Due to a lapse in appropriations, the majority of USGS websites may not be up to date and may not reflect current conditions. Websites displaying real-time data, such as Earthquake and Water and information needed for public health and safety will be updated with limited support. Additionally, USGS will not be able to respond to inquiries until appropriations are enacted. For more information, please see www.doi.gov/shutdown
Redoubt Volcano following April 2009 eruption
Polar bear female and two cubs on the Beaufort Sea, Alaska
Conducting lake surveys on the Kenai Peninsula, Alaska
Greater White-fronted Goose on the North Slope of Alaska
Regions L2 Landing Page Tabs
Helicopter arriving to pick up geologists after retrieving geophysical equipment from the flanks of Redoubt Volcano, Alaska, July 2015
Panoramic view of entrance to Chakachamma Lake (near Lake Clark, Alaska).
Two snow geese and a single black brant goose fight over nesting territories on the Colville River Delta in Alaska.
Satellite image from the USGS/NASA Landsat-8 satellite showing the eruption cloud at Pavlof Volcano on November 15 at 12:46 pm AKST (21:46 UTC). This is just a portion of the eruption cloud, which extended for more than 250 miles to the northwest at the time this image was collected. In this image, the distance from the erupting vent to the upper left corner of the image...
Carson Baughman conducting lake surveys in the Kenai National Wildlife Refuge in 2014.
This video was edited and compiled from raw footage recorded by a camera equipped radio collar that was put on a female polar bear in the Beaufort Sea during April 2014 by the US Geological Survey. This new type of camera technology was developed by videographer Adam Ravetch with the support of the World Wildlife Fund. The video, which is the first ever from a free-ranging...
U.S. Geological Survey offices in Glenn Olds Hall on the Alaska Pacific University. Photo taken from across University Lake.
"1964 Quake: The Great Alaska Earthquake" is an eleven minute video highlighting the impacts and effects of America's largest recorded earthquake. It is an expanded version of the four minute video "Magnitude 9.2". Both were created as part of USGS activities acknowledging the fifty year anniversary of the quake on March 27, 2014. The video features USGS geologist...
The U.S. Geological Survey today announced the publication of a new study examining how Alaska’s tribal environmental managers and local observer networks view statewide trends in wild berry harvests.
Two community events about monitoring old volcanic ash resuspended by high winds are scheduled next week in the City of Kodiak and in Larsen Bay, Alaska.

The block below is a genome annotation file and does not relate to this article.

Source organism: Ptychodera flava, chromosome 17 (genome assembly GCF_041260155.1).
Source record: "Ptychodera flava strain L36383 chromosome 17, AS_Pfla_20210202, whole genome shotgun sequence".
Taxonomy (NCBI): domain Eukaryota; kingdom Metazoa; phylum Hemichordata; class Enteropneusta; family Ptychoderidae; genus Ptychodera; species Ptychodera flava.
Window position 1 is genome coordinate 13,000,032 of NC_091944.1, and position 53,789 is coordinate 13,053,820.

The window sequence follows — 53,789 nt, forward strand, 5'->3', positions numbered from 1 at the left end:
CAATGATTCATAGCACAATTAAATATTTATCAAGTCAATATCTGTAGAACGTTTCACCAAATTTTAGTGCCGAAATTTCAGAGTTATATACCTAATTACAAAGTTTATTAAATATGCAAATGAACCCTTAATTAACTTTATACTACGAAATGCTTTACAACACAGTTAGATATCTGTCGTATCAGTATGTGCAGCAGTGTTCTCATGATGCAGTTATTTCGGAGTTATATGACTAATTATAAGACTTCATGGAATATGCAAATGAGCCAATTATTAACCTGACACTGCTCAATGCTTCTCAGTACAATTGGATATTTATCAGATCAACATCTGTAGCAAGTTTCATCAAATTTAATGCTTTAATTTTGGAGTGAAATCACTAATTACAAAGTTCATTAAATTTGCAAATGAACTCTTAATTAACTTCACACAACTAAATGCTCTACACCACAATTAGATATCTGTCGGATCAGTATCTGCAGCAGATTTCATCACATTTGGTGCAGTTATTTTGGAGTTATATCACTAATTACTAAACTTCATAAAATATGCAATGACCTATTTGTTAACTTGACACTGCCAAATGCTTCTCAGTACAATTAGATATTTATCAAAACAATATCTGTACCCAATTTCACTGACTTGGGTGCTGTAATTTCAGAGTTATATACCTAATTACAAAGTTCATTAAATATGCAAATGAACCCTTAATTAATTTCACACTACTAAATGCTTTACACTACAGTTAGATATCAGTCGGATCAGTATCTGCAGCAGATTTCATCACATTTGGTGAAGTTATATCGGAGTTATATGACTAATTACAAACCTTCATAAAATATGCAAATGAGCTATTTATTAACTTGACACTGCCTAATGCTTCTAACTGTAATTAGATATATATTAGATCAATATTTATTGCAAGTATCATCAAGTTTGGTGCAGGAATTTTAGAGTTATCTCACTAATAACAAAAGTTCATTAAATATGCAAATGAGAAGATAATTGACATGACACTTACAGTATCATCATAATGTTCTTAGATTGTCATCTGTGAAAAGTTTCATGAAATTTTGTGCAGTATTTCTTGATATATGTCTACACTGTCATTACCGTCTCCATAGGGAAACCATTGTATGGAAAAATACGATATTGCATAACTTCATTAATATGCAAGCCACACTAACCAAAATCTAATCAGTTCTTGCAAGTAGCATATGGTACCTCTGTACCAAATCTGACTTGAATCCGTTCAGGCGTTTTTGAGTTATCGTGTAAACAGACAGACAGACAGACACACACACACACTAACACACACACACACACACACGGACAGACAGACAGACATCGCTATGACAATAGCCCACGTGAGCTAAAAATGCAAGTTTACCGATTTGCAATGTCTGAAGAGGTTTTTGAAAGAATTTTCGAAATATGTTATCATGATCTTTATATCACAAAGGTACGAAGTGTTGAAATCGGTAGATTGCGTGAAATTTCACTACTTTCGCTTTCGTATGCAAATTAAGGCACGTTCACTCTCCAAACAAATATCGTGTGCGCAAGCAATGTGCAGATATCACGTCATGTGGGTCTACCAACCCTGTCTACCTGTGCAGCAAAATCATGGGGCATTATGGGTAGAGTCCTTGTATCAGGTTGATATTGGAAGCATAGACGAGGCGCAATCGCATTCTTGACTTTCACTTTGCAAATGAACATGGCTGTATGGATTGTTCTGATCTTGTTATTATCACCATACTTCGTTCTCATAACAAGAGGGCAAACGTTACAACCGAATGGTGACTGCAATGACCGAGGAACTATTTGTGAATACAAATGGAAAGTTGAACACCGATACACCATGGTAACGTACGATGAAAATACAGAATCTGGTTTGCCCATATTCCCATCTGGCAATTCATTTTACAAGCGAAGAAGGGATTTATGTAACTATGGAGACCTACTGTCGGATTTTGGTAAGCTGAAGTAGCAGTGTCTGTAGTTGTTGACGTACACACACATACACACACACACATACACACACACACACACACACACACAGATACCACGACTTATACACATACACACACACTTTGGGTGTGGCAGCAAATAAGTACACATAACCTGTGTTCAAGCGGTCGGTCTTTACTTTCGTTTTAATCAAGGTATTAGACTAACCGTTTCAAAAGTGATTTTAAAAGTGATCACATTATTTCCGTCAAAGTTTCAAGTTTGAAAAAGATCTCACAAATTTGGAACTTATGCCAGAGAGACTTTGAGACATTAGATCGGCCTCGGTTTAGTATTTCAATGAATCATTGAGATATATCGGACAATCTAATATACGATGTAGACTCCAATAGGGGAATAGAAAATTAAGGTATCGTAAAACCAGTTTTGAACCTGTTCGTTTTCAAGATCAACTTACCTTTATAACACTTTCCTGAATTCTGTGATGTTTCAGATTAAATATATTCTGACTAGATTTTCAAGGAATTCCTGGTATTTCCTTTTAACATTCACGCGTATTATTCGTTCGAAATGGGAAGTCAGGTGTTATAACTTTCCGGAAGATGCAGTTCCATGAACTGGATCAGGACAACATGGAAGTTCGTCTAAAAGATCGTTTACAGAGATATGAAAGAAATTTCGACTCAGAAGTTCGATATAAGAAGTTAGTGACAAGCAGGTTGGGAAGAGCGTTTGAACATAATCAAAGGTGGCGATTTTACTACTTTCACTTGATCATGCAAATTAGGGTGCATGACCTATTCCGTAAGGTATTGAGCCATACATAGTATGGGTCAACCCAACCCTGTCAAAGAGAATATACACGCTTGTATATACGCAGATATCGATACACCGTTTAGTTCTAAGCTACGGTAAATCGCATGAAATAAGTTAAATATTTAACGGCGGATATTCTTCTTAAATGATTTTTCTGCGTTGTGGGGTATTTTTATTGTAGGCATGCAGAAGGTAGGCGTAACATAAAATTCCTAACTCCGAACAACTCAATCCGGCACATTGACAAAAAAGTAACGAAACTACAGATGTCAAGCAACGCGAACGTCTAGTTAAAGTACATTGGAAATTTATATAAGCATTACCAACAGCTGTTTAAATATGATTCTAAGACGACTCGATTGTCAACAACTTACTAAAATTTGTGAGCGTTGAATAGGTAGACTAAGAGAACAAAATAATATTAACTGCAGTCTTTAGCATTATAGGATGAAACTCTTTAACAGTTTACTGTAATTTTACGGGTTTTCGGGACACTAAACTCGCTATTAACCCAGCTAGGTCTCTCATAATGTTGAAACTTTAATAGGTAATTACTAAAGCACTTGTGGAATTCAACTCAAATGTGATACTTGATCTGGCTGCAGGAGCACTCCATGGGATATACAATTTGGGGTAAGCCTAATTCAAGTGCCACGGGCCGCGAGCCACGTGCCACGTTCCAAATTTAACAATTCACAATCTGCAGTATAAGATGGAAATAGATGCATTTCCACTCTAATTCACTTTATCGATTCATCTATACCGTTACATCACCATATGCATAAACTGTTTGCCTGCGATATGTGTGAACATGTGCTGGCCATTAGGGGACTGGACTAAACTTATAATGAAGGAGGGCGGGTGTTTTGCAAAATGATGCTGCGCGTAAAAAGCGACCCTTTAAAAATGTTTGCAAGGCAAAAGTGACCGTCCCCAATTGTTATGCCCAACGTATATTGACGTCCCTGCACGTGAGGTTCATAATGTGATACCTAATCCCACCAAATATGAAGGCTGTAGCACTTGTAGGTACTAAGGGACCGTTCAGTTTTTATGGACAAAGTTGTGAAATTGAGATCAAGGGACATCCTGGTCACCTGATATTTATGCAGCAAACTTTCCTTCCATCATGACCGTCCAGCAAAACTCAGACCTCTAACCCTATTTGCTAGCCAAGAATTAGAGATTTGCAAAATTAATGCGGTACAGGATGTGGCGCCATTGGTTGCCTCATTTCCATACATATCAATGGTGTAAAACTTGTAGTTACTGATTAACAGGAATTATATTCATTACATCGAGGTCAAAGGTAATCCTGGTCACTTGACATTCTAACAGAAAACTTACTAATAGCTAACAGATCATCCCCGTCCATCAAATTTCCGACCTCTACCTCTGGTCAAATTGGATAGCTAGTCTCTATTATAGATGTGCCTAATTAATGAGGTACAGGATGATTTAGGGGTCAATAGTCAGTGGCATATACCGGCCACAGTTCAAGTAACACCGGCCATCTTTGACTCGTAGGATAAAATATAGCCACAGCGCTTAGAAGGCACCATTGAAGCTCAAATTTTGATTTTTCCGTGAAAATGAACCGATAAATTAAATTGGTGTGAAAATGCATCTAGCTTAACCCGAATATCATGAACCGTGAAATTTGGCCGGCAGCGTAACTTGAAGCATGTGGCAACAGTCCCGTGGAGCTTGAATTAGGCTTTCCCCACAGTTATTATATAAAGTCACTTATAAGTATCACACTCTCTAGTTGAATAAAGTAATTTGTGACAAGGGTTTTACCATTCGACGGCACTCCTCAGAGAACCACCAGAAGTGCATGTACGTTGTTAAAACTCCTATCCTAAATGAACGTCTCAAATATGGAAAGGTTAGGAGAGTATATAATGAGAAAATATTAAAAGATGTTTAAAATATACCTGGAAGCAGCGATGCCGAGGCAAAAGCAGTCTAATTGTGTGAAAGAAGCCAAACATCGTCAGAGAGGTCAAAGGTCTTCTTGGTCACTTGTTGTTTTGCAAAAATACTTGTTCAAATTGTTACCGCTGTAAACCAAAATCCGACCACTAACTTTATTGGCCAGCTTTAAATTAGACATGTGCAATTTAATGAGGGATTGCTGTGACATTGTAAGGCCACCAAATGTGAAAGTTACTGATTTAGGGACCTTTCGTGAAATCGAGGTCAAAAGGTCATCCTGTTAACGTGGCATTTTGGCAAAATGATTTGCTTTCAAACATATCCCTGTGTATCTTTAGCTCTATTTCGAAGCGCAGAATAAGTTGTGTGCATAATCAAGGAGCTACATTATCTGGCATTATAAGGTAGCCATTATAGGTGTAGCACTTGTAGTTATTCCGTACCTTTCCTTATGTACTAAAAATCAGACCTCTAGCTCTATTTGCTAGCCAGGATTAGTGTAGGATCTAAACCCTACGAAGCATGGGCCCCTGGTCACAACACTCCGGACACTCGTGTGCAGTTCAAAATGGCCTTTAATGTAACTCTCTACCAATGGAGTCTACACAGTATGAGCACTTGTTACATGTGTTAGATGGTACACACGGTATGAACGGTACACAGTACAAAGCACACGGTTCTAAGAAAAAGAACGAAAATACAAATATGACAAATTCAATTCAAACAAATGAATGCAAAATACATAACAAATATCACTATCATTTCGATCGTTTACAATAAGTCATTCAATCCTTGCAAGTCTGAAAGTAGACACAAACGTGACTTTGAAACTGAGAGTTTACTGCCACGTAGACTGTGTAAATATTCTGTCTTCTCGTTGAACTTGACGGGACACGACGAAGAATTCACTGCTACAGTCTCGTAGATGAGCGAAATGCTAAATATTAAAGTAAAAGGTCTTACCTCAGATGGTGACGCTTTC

A new, official height for Denali has been measured at 20,310 feet, just 10 feet less than the previous elevation of 20,320 feet which was established using 1950’s era technology.
ANCHORAGE, Alaska — In the 20th century, Baranof Island in Southeastern Alaska has drawn attention for its gold, chrome and nickel deposits, timber industry, potential activity of the dormant Mount Edgecumbe volcano, and for numerous commercially developed hot springs.
The U.S. Geological Survey today released the North Pacific Pelagic Seabird Database — a massive online resource compiling the results of 40 years of surveys by biologists from the United States, Canada, Japan and Russia. The database documents the abundance and distribution of 160 seabird and 41 marine mammal species over a 10 million-square-mile region of the North Pacific.
Greenhouse gas emissions remain the primary threat to the preservation of polar bear populations worldwide. This conclusion holds true under both a reduced greenhouse gas emission scenario that stabilizes climate warming and another scenario where emissions and warming continue at the current pace, according to updated U.S. Geological Survey research models.
North America may have once been attached to Australia, according to research just published in Lithosphere and spearheaded by U.S. Geological Survey geologist James Jones and his colleagues at Bucknell University and Colorado School of Mines.
ANCHORAGE, Alaska — A team of scientists led by the U.S. Geological Survey found that polar bears, increasingly forced on shore due to sea ice loss, may be eating terrestrial foods including berries, birds and eggs, but any nutritional gains are limited to a few individuals and likely cannot compensate for lost opportunities to consume their traditional, lipid-rich prey—ice seals.
ANCHORAGE, Alaska — In a new study published today, scientists from the U.S. Geological Survey and U.S. Fish and Wildlife Service harnessed a new type of DNA technology to investigate avian influenza viruses in Alaska.
Frozen bodies of ice cover nearly 10 percent of the state of Alaska, but the influence of glaciers on the environment, tourism, fisheries, hydropower, and other important Alaska resources is rarely discussed.
Kristin Timm, a designer with the Interior Department's Alaska Climate Science Center and the University of Alaska Fairbanks Scenarios Network for Alaska and Arctic Planning, is among 10 designers who were recently recognized internationally for excellence in science communication.
ANCHORAGE, Alaska. — New maps highlighting areas with potential for placer gold and five other critical mineral deposit types in the Bureau of Land Management’s Central Yukon Planning Area in central and northern Alaska are being released today.